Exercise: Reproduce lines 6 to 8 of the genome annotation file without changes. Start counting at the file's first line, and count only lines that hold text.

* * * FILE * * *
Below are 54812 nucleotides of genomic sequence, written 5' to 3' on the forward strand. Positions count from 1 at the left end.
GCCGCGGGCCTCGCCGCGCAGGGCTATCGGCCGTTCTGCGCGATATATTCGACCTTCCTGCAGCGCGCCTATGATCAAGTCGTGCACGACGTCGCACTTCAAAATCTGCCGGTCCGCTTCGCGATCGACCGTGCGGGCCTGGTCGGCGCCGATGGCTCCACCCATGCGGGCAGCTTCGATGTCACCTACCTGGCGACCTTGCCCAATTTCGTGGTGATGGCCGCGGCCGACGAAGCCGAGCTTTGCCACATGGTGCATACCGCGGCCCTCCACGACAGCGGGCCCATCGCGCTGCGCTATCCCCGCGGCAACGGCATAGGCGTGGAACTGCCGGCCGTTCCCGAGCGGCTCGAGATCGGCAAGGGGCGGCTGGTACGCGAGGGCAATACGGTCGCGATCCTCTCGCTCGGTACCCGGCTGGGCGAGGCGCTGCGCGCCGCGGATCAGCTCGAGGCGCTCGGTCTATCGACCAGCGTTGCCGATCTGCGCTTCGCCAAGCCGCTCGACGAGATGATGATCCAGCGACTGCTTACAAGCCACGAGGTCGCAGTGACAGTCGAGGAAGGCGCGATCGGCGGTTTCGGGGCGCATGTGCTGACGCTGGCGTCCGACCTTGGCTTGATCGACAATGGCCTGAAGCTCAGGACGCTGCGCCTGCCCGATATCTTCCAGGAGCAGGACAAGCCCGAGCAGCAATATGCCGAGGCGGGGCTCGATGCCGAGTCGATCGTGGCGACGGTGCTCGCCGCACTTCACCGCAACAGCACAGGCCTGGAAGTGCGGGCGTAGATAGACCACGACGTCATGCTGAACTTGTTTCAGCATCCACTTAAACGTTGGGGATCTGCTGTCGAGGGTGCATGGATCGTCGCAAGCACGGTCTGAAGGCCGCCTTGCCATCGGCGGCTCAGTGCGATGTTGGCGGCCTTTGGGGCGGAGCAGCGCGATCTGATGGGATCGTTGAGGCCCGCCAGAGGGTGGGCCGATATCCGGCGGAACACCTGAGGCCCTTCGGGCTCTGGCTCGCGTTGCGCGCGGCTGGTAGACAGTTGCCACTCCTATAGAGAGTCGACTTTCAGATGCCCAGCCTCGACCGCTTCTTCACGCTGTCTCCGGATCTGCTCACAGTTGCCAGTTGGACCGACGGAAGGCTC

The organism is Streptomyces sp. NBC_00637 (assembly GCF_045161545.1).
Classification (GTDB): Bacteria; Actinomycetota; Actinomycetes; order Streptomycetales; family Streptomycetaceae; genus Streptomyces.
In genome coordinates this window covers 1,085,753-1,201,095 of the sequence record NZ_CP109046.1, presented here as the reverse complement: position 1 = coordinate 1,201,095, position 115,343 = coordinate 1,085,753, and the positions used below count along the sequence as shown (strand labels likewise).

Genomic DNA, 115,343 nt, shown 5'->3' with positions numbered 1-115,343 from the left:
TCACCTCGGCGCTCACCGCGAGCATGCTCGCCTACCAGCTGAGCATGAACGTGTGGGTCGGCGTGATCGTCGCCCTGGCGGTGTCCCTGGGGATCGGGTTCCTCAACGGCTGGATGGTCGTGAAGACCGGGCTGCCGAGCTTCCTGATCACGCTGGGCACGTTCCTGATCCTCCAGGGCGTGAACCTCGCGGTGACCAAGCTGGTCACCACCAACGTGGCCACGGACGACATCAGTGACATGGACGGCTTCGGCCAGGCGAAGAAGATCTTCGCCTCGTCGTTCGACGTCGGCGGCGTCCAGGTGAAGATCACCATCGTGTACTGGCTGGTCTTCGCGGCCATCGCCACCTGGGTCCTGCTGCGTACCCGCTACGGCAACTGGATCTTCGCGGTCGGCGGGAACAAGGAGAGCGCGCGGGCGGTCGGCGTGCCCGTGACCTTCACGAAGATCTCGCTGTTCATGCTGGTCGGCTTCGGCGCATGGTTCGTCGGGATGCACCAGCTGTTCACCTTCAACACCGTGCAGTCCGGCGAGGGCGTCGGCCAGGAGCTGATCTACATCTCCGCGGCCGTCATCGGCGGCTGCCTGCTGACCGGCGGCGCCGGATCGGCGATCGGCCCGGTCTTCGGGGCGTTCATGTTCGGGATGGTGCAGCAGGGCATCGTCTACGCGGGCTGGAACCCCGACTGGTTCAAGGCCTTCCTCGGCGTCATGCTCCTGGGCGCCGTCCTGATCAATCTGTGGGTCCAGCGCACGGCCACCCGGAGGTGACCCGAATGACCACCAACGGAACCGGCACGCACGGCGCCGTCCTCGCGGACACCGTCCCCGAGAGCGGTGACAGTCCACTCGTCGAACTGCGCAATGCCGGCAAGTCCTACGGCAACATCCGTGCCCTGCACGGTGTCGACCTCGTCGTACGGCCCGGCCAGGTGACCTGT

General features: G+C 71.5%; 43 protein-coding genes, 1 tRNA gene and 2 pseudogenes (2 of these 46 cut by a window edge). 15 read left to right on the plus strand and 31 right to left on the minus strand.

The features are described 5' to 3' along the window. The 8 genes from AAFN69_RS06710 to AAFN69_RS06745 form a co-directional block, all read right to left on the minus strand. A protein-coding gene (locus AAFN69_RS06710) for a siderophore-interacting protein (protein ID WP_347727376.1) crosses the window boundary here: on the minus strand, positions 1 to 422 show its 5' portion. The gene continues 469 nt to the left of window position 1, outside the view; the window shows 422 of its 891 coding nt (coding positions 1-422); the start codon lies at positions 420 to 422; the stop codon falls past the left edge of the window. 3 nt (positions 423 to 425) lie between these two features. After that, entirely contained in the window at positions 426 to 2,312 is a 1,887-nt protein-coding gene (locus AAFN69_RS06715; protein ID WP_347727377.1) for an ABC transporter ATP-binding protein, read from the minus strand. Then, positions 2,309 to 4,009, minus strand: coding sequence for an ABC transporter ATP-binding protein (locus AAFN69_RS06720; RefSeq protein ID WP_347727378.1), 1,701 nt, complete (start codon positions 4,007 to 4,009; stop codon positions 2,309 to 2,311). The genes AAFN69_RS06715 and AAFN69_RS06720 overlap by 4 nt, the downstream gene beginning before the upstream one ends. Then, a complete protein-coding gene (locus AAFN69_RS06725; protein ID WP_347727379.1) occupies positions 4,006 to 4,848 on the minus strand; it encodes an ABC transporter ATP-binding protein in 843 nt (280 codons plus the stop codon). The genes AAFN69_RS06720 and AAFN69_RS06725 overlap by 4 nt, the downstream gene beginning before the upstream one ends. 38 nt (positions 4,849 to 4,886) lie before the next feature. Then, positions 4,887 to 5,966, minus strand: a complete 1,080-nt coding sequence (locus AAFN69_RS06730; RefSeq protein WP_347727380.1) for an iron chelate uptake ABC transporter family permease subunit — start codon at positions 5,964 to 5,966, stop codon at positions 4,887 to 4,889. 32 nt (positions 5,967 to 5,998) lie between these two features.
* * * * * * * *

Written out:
Genomic DNA, 115,343 nt, shown 5'->3' with positions numbered 1-115,343 from the left:
TCACCTCGGCGCTCACCGCGAGCATGCTCGCCTACCAGCTGAGCATGAACGTGTGGGTCGGCGTGATCGTCGCCCTGGCGGTGTCCCTGGGGATCGGGTTCCTCAACGGCTGGATGGTCGTGAAGACCGGGCTGCCGAGCTTCCTGATCACGCTGGGCACGTTCCTGATCCTCCAGGGCGTGAACCTCGCGGTGACCAAGCTGGTCACCACCAACGTGGCCACGGACGACATCAGTGACATGGACGGCTTCGGCCAGGCGAAGAAGATCTTCGCCTCGTCGTTCGACGTCGGCGGCGTCCAGGTGAAGATCACCATCGTGTACTGGCTGGTCTTCGCGGCCATCGCCACCTGGGTCCTGCTGCGTACCCGCTACGGCAACTGGATCTTCGCGGTCGGCGGGAACAAGGAGAGCGCGCGGGCGGTCGGCGTGCCCGTGACCTTCACGAAGATCTCGCTGTTCATGCTGGTCGGCTTCGGCGCATGGTTCGTCGGGATGCACCAGCTGTTCACCTTCAACACCGTGCAGTCCGGCGAGGGCGTCGGCCAGGAGCTGATCTACATCTCCGCGGCCGTCATCGGCGGCTGCCTGCTGACCGGCGGCGCCGGATCGGCGATCGGCCCGGTCTTCGGGGCGTTCATGTTCGGGATGGTGCAGCAGGGCATCGTCTACGCGGGCTGGAACCCCGACTGGTTCAAGGCCTTCCTCGGCGTCATGCTCCTGGGCGCCGTCCTGATCAATCTGTGGGTCCAGCGCACGGCCACCCGGAGGTGACCCGAATGACCACCAACGGAACCGGCACGCACGGCGCCGTCCTCGCGGACACCGTCCCCGAGAGCGGTGACAGTCCACTCGTCGAACTGCGCAATGCCGGCAAGTCCTACGGCAACATCCGTGCCCTGCACGGTGTCGACCTCGTCGTACGGCCCGGCCAGGTGACCTGT

General features: G+C 71.5%; 43 protein-coding genes, 1 tRNA gene and 2 pseudogenes (2 of these 46 cut by a window edge). 15 read left to right on the plus strand and 31 right to left on the minus strand.